February 14, 2013
A Solitary Pursuit
What imagery does Amsterdam convey to you? Weed? Hard drugs? Stag party? Or its notorious red light district and coffee shops? With the notable exception of Bangkok, I can’t think of another city with such strong association to the drug and sex trade.
Yet Amsterdam has a much more serene side for anyone willing to take a small step away from the party and drug scene. Here I am, holding not a joint of weed but my camera and tripod. On this night of Valentine’s I have just finished a simple home-cooked dinner at our rental studio, and now I am all alone along the Amstel. The thermometer is measuring right around 0 °C. What am I doing leaving my wife behind by herself on Valentine’s? I can’t help myself. I brave into the cold full of anticipation because nature has bestowed an unexpected gift to me – Amsterdam is under a blanket of snow thanks to a mild snowstorm earlier in the day. My promise to my understanding wife is to be back in three hours.
After shooting a panorama, I follow the river south. On the opposite bank are Hermitage Amsterdam and Magere Brug (Skinny Bridge). Without any interesting subject I suddenly feel the urge to experiment. Here is my slightly haphazard plan – I have set up my tripod in the middle of a narrow one-way street and standby to oncoming traffic. After a full minute that feels ten times as long, a car finally appears from a distance. My 20s-long shutter speed leaves me a margin of error of about five seconds to get out of the way.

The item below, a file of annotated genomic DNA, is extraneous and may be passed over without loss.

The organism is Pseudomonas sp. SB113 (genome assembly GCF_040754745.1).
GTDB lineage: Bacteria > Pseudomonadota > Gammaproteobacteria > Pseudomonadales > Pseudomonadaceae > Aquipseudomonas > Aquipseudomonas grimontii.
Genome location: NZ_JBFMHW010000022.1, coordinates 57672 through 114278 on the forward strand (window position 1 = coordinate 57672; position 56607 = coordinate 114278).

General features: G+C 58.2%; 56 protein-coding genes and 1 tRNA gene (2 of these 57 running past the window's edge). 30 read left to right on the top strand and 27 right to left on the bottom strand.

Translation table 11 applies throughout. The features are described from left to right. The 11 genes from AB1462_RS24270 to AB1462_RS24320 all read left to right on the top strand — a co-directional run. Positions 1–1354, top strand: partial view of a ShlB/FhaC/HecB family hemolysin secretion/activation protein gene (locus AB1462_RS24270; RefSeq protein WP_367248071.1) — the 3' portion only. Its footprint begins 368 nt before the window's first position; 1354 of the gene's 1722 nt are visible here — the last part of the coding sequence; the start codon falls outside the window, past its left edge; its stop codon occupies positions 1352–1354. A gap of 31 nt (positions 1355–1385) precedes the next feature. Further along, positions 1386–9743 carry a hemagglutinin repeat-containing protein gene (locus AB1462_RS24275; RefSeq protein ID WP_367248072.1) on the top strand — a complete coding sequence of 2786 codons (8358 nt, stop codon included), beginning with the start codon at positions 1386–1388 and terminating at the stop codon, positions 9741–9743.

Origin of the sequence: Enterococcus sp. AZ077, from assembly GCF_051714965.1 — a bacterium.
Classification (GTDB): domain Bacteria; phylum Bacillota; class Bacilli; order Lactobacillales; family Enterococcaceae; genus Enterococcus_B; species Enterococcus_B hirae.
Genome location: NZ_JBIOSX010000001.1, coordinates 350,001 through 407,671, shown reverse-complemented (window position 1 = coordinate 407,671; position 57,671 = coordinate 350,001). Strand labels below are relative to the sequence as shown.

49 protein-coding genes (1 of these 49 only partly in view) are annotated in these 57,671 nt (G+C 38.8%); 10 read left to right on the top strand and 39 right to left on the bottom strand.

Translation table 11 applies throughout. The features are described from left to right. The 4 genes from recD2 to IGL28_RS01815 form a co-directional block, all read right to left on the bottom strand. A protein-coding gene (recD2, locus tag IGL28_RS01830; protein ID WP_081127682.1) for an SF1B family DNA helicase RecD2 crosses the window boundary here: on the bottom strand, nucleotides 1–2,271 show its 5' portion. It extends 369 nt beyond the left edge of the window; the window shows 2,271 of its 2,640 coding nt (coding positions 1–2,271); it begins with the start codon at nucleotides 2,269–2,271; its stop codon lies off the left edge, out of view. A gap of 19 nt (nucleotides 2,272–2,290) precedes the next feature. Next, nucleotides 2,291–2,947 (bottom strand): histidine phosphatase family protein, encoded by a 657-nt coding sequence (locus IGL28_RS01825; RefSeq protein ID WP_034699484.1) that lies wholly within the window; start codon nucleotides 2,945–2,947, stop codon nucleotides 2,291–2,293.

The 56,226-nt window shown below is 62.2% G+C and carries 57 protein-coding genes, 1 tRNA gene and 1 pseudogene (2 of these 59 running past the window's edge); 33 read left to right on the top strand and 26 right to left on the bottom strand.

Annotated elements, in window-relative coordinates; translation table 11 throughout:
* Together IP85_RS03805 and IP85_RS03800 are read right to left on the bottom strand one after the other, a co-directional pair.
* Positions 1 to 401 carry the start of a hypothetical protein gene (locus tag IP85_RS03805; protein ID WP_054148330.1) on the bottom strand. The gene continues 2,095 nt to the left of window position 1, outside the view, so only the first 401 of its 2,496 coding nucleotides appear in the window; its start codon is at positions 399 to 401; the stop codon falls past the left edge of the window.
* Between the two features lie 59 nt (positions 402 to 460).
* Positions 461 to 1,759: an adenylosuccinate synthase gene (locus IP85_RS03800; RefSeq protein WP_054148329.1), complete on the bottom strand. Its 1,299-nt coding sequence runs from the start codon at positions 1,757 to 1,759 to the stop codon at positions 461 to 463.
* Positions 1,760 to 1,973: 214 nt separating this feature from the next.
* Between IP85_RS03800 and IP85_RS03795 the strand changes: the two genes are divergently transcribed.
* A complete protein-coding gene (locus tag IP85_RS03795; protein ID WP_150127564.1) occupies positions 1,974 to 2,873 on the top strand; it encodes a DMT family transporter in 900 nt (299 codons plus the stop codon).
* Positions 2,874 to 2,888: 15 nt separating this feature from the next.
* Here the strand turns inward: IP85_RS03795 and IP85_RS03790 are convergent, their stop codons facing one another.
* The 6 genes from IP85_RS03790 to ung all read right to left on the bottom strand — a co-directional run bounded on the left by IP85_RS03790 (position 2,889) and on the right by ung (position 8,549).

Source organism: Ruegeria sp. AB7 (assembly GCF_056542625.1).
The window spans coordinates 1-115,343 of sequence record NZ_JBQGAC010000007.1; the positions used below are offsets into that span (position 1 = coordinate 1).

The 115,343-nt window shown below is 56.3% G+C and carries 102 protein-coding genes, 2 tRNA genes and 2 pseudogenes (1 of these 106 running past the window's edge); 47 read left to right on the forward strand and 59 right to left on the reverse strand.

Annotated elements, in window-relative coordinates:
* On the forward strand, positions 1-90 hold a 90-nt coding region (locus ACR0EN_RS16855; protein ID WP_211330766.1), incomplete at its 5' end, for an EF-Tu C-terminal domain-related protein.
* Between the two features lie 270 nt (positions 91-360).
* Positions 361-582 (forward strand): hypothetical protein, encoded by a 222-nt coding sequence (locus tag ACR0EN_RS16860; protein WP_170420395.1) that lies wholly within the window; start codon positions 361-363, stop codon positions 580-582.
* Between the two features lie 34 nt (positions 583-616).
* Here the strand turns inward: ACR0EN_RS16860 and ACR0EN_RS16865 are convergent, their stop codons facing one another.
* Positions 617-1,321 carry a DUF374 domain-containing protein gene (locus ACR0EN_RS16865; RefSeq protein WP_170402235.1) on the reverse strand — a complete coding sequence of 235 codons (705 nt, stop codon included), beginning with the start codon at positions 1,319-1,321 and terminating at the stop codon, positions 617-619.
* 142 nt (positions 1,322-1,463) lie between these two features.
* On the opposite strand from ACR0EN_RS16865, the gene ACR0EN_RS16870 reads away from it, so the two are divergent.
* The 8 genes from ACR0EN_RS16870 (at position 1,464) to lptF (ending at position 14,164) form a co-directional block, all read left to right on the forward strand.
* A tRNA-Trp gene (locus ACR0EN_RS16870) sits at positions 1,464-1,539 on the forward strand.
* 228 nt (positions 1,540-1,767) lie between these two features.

What a bore. The result contains nothing of interest and the light trail is still too far away – no good remedy for that unless I risk being run over. My takeaway: Amsterdam’s tranquility should be my main focus, but I think a stream of light trail in the background can add a distinct dimension to the very still cityscape.
The red brake lights of moving vehicles, especially eye-catching in the dark, have now become my source of direction and eventually lead me to Prinsengracht, one of the city’s three main canals. With a rate of about a car per 30s, Prinsengracht’s traffic flow resembles L.A.’s rush hour when compares to the nearby streets.
For most compositions I have taken two shots, one with light trail and the other without. And each time I prefer the hint of human presence conveys in the light trail version.
My search of light brings me past Keizersgracht and Herengracht, Amsterdam’s other two main canals, and onward to the Singel, the canal that formerly served as the city’s moat until the capital outgrew its boundary in 1585. This commercial area has much brighter and more colourful lights, providing good subjects for some reflection shots.
Photography, for me, is a very lonely exercise. Which does sound ironic, as photography, at its core, is about sharing what one has seen with their own eyes. But the obsession for certain subjects, light condition and timing means a high demand of planning and flexibility. Even when I am not alone on my pursuit, the simple act of pressing my camera’s shutter allows me a completely personal perspective of my surroundings. And it is this feeling of solidarity and independence, as much as the result on its own, that continues to fuel my passion to venture into the unknown with my heavy gears, subzero temperature be damned.
Best of all, I have got someone to return to after my temporary exodus. Happy White Valentine’s Day.